A Survey of the Lordships of Middleham and Richmond, 1605
A Survey of the Lordships of Middleham and Richmond in 1605 stated that ‘Bishops dale Chace’ in the lordship of Middleham consisted of six parts: Burton, Walden, Thorolby, Bishopsdale, Newbigging and Aisgarthe. It named all the tenants in each of these townships, and listed how many houses there were, how many outhouses (most of which would have been barns), how much meadow, arable and pasture and how many pasture gates or beast gates there were on the open pasture. The information is summarised in this table, which includes the annual rent paid to the king and the annual value. The numbers of tenants and houses show clearly that in the early 17th century Thoralby had twice as many tenants and almost twice as many houses as any other settlement in and around Bishopdale, although the figures for Aysgarth should be ignored because only part of the township was in Bishopdale Chase. In the whole of the lordship, Thoralby was second in size and value to Middleham itself. Perhaps the most significant figure is the amount of arable land, a total of 339¼ acres in Bishopdale Chase as a whole, which reflects the need for rural communities to be largely self-sufficient at that time. Most of the crops would have been oats, used to make haverbread and oatcakes, which formed the main element of the staple diet of dales folk at that time, but some vegetables would also have been grown to add variety to the diet.
Below is a table showing the names of the Bishopdale Tenants in 1605, showing houses,outhouses and lands, held, fines paid in the last 20 years, yearly rent to the King and the yearly value of things held. Transcribed from, Three Seventeenth Century Yorkshire Surveys, Editors: T.S. Willan & E. W. Crossley, published, 1941, pp.105-106. The original manuscript is in the possession of the Yorkshire Archaeological Society. Book, courtesy of the Dales Countryside Museum, Hawes.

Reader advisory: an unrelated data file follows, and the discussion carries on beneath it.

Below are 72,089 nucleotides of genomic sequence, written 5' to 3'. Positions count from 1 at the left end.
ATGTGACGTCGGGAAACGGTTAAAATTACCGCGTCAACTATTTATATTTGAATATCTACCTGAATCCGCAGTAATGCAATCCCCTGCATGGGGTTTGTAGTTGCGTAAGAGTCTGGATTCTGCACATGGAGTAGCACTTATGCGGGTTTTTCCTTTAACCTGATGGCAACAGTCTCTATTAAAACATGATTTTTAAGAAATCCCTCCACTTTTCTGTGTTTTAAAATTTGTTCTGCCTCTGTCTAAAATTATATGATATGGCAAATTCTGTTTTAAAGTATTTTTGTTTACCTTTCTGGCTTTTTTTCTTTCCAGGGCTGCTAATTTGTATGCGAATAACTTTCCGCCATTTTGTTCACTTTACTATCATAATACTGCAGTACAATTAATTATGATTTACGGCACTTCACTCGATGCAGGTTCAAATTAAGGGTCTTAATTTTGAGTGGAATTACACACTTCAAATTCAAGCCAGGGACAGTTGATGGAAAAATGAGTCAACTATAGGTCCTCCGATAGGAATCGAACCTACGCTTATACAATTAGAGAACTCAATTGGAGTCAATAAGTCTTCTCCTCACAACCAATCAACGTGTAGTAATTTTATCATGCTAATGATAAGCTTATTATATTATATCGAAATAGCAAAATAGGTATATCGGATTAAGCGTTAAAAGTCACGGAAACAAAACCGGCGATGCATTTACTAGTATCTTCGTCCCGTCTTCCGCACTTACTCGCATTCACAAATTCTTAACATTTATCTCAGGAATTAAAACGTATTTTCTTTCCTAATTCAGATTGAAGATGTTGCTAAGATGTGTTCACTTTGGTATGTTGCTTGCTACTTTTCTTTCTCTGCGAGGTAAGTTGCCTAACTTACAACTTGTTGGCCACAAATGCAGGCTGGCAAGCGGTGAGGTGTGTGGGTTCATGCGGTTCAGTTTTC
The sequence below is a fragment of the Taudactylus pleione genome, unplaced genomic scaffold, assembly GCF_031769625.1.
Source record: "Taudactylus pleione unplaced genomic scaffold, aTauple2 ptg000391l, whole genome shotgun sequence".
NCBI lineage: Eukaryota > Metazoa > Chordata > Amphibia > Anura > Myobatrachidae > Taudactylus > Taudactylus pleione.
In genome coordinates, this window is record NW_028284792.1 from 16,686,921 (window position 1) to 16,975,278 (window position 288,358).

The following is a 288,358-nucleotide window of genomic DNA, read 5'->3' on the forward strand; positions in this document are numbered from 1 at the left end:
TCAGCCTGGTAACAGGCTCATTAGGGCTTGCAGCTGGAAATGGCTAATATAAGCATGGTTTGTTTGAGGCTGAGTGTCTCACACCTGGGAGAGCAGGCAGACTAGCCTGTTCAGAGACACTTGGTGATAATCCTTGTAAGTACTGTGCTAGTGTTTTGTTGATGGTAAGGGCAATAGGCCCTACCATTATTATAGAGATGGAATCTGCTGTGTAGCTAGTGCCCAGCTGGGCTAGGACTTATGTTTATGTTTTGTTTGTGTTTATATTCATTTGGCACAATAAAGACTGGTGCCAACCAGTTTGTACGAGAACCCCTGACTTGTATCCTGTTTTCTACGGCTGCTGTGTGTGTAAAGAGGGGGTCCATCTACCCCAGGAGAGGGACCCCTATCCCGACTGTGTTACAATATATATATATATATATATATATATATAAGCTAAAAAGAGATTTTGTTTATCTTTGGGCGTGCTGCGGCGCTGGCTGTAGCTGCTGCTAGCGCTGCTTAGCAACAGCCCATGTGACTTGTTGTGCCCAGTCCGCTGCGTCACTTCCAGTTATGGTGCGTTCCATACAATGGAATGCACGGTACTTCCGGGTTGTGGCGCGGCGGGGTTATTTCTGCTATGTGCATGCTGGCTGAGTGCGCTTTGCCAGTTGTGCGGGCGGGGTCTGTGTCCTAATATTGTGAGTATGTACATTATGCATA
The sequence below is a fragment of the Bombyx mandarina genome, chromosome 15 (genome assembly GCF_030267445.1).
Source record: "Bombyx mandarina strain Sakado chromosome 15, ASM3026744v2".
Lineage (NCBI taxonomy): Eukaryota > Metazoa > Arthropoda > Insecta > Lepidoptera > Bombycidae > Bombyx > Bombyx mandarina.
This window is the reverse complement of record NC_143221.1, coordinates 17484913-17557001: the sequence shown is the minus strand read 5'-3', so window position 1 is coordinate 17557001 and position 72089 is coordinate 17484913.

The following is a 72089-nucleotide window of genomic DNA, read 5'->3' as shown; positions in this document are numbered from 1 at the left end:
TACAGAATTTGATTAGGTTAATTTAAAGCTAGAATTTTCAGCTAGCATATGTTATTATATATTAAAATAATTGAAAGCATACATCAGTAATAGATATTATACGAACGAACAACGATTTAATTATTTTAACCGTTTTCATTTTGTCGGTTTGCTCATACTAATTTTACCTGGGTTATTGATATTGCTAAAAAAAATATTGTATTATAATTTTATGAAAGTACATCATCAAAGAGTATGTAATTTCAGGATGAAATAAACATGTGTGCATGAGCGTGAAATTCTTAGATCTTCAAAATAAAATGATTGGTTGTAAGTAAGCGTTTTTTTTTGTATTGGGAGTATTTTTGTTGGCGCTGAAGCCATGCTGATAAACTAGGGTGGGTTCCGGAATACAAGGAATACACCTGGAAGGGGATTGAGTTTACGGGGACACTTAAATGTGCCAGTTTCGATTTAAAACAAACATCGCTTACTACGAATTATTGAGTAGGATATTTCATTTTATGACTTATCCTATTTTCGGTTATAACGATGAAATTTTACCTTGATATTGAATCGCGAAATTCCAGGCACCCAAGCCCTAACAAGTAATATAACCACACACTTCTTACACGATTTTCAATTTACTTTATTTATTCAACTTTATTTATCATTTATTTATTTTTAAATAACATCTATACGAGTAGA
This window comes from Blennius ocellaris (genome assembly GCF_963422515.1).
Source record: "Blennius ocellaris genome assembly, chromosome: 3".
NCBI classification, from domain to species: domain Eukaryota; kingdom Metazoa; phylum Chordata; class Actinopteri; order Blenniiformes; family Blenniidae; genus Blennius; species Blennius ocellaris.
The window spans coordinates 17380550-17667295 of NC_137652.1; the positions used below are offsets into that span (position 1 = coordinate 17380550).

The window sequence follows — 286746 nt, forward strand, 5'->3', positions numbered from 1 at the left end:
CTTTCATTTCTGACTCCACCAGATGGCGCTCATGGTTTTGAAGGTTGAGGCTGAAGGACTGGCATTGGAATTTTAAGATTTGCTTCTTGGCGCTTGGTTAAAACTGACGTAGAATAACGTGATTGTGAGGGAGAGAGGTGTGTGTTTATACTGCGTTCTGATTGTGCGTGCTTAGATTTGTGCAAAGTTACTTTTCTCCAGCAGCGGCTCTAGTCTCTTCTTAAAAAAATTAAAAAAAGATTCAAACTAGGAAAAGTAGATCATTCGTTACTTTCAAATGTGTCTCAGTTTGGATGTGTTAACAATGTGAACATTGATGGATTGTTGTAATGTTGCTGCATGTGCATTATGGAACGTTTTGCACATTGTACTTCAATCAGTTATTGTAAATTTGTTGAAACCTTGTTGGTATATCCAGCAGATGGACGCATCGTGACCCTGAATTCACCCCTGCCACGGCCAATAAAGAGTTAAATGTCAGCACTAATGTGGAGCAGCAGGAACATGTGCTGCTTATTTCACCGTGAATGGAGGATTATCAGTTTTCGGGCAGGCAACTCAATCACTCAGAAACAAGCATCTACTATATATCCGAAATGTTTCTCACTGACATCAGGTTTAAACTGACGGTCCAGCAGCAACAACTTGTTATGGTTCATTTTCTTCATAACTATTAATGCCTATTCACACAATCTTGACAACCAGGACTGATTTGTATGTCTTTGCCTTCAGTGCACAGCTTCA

The table is transcribed in the order it was published, which was not alphabetical. I do not know whether this order is significant or not, so if you wish to locate a particular surname, use the Search box in the table. The only surname from 1605, that is still in Bishopdale today is: Fawcett.
Totals for the above table are below, surprisingly there were 26 individual houses, in 1605, compared to around 15 today.
Cleare improvement £155 9s. 9.
Some Observacons concerning these two Lordshipps
Although the Lordship of Middleham was sold by Charles I to the City of London in 1628 to pay off some of his debts, there were several exclusions from the sale, including Bishopdale Chase, although the lordship of Thoralby was included in the sale. A further document entitled “Some Observations concerning these two Lordships” (the lordships of Middleham and Richmond), written sometime after 1628, provides some interesting glimpses of Bishopdale in the 17th Century. It states: “There are few or no woods or tymber trees in the two Lordshipps besides the woods growing in Radale, Bishops dale Chace & the Heaning.” This reminds us that the Forest of Wensleydale and Bishopdale Chase were not heavily wooded.
Another statement it made was: “The greatest part of these two Lordshipps consists of Medow and Pasture, ℓ Out Common, wth a small quantity of Arrable land, it being not able to beare Corne for ye coldness of the soyle and the length of winter there.” Fairly self-explanatory, but ‘corn’ in this sense means wheat. As I have already mentioned, oats, vegetables and probably a little barley were grown.
This statement reminds us that, until the end of Elizabeth’s reign, people everywhere in the north, including those in Bishopdale, were expected to provide military service to protect against marauding raids from Scotland. “That so often as occasion should require they should be ready to attend the Lord Wardens of the Marches against Scotland with horse ℓ men well furnished for warre at theyre owne charge as long as need should require…But this service ceased at the coming in of King James.” It will have been this requirement that led to the men of Bishopdale being involved in the Battle of Flodden Field I mentioned earlier.
It seems that enclosures had begun by this time because the document states: “The enclosures are most of them rich grounds ℓ lye all in the dales encompast wth mounteynes, moores and fells.” It is likely that the principal enclosures were near the village in the lordship of Thoralby, which the City of London sold in 1661 to a Major Norton, who lived near Richmond. Enclosures probably had more impact on how the dale looked and on how its economy developed than any other event since the Anglo-Danish settlements.